Defenders of Wildlife et al v. United States Army Corps of Engineers et al
ORDER granting 100 Federal Defendants' Motion for Partial Dismissal and to Dissolve the Preliminary Injunction; granting 106 Defenders's Motion for Leave to File a Fourth Supplemental and Amended Complaint; denying 113 Defenders's Motion for Leave to File Surreply. Signed by Judge Brian Morris on 4/19/2017. (MMS)
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IN THE UNITED STATES DISTRICT COURT
FOR THE DISTRICT OF MONTANA
GREAT FALLS DIVISION
DEFENDERS OF WILDLIFE, and
NATURAL RESOURCE DEFENSE
DEFENDANTS’ MOTION FOR
PARTIAL DISMISSAL AND TO
DISSOLVE THE PRELIMINARY
MOTION FOR LEAVE TO FILE A
FOURTH SUPPLEMENTAL AND
AMENDED COMPLAINT; AND
PLAINTIFFS’ MOTION FOR
LEAVE TO FILE SURREPLY
UNITED STATES ARMY CORPS OF
ENGINEERS; UNITED STATES
BUREAU OF RECLAMATION; and
UNITED STATES FISH AND
IRRIGATION PROJECT BOARD OF
CONTROL, SAVAGE IRRIGATION
DISTRICT, and INTAKE
The United States Fish and Wildlife Service (FWS) listed pallid sturgeon as
endangered in 1990. 55 Fed. Reg. 36, 641. The Missouri River between the Fort
Peck Dam and Lake Sakakawea contains the largest wild pallid sturgeon
population. Fewer than 125 wild pallid sturgeons remain and the population
Case 4:15-cv-00014-BMM Document 118 Filed 04/19/17 Page 2 of 17
appears in decline. (BOR 560; BOR 2216). The presence of the Fork Peck Dam on
the Missouri River and the Intake Dam on the Yellowstone River account, in large
part, for this decline. (BOR 567-572). The Intake Dam sits approximately 70 miles
upriver from the confluence of the Yellowstone River and the Missouri River.
These two barriers prevent the pallid sturgeon from swimming far enough upriver
to spawn successfully.
After spawning, the pallid sturgeon larvae drift while they are developing.
(BOR 568). The drift ranges from 152 to 329 miles. (BOR 568). Pallid sturgeons
suffer very low survival rates in a lake environment, such as Lake Sakakawea, due
to low oxygen levels. (BOR 2213). Larvae hatched below the Intake Dam lack
sufficient “drift distance” to develop before they reach Lake Sakakawea. They
perish as a result. (BOR 2212-13). If pallid sturgeon could spawn upstream of the
Intake Dam, the larvae may develop sufficiently before they reached Lake
Sakakawea that they would be able to swim to remain in the more hospitable river
A wood structure topped with rocks along the crest forms the Intake Dam.
The existing weir requires nearly annual replacement of rocks on the crest to hold
back sufficient water to service irrigation needs. The United States Bureau of
Reclamation (“Bureau”) and the United States Army Corps of Engineers (“the
Corps”) intend to spend $59 million to replace the existing wood and rock weir at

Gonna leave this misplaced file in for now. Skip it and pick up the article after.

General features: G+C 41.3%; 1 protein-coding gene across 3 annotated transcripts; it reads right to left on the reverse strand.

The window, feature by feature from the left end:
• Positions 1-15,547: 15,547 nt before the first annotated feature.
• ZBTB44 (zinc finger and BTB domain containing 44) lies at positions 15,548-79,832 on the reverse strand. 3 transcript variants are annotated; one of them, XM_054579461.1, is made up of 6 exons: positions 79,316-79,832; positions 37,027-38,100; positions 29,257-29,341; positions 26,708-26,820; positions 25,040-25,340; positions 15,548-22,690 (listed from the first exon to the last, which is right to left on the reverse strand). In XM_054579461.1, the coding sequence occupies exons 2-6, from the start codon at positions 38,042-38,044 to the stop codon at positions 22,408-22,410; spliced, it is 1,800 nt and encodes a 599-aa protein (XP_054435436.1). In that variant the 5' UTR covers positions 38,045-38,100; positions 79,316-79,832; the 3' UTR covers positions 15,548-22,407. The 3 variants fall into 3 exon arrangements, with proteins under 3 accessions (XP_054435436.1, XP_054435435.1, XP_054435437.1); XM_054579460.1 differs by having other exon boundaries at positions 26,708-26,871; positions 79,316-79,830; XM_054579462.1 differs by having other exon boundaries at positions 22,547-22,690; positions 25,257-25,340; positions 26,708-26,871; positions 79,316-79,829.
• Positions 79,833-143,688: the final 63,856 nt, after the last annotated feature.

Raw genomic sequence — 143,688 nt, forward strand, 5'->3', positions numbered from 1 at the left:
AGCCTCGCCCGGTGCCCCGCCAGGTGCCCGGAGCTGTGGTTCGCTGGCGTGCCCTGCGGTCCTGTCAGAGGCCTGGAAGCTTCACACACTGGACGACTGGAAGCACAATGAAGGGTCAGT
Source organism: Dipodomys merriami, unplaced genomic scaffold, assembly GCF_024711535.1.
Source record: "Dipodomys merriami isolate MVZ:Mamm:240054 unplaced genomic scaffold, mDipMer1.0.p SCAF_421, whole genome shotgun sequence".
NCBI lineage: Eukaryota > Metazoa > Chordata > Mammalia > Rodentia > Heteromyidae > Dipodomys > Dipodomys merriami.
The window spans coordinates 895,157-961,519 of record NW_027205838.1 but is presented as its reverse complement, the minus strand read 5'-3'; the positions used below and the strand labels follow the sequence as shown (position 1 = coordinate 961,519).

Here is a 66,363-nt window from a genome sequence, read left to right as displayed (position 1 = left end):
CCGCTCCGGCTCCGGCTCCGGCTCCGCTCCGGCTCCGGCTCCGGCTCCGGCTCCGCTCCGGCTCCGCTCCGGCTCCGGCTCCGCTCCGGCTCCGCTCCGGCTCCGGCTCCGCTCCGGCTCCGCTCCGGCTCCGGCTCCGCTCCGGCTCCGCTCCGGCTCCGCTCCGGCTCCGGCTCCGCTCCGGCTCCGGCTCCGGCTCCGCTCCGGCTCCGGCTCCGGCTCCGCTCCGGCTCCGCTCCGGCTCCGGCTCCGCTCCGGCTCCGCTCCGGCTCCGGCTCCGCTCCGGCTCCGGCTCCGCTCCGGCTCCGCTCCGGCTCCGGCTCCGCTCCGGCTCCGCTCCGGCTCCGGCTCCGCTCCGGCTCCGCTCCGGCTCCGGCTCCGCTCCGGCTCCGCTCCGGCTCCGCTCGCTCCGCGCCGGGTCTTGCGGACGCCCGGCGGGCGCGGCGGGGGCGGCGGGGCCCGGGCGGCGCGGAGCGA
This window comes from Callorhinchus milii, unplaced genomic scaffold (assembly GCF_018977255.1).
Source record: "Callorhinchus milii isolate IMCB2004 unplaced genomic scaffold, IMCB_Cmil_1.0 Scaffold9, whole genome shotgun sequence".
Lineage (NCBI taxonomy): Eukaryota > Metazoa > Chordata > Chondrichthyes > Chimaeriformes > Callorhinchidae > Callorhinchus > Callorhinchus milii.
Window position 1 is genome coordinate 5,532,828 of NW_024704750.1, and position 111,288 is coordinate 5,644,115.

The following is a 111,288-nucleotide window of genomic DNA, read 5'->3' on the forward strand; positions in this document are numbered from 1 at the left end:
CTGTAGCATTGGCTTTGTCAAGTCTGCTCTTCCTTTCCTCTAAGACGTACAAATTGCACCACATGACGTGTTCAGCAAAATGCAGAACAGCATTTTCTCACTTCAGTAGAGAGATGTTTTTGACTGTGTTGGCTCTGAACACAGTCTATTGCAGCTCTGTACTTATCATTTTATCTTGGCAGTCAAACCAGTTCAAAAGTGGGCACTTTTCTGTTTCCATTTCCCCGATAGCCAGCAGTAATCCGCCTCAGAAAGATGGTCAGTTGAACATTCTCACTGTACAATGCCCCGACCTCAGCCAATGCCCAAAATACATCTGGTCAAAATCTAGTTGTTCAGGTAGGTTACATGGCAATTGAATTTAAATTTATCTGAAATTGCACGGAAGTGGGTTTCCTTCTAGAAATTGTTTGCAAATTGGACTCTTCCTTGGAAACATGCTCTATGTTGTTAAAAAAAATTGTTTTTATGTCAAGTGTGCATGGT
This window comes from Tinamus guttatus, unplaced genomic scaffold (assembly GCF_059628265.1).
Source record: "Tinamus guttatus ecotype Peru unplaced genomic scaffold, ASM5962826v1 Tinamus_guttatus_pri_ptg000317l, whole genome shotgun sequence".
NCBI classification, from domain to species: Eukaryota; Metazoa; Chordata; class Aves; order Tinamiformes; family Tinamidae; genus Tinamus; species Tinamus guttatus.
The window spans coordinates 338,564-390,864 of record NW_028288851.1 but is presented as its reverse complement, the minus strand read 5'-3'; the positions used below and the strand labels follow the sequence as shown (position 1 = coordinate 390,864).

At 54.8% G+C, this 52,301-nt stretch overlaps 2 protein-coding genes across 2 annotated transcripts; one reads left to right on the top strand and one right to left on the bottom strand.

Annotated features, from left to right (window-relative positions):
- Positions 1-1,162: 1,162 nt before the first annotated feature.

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Intake Dam with a concrete weir in order to ensure continued irrigation water to
the 56,800 acres currently serviced by Intake Dam. (The “Project”). (BOR 2158;
Doc. 30 at 3).
Five pallid sturgeons successfully used a natural side channel around the
existing weir in 2014 during unusually high water. (BOR 2212). Federal
Defendants decided that a new bypass channel, which would have sufficient flow
all the time, provided the best option to allow pallid sturgeon to navigate around
the weir. Federal Defendants issued an Environmental Assessment (EA) and
Finding of No Significant Impact (FONSI) in 2015. (BOR 2053-2636).
Plaintiff Defenders of Wildlife (“Defenders”) filed the Complaint initiating
this action during February of 2015. (Doc. 1.) Defenders ultimately filed a Third
Supplemental and Amended Complaint that currently constitutes the operative set
of claims in this action. (Doc. 52.) Defenders filed a Motion for Preliminary
Injunction on July 28, 2015, to seek an injunction preventing Federal Defendant
agencies (“Federal Defendants”) from initiating construction on the project and
ordering Federal Defendants to complete an Environmental Impact Statement
(EIS). (Doc. 53.) The Court conducted a hearing on August 27, 2015. (Doc. 71.)
The Court granted Defenders’ Motion for Preliminary Injunction on
September 4, 2016. (Doc. 73.) The Court determined that Defenders’ claim
warranted a preliminary injunction on the basis that Federal Defendants had failed
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to complete a full Environmental Impact Statement (“EIS”) and the attendant
analysis. The Court specifically emphasized the need for Federal Defendants to
analyze recovery of pallid sturgeon and whether the project would prevent
recovery. The Court also clearly identified the need for Federal Defendants to
analyze whether the project would be successful in providing passage past the dam
for pallid sturgeon.
Federal Defendants completed an EIS on October 21, 2016, and issued a
Record of Decision (“ROD”) on December 2, 2016, in response to the Court’s
order. (Doc. 101 at 9.) Federal Defendants filed the instant Motion for Partial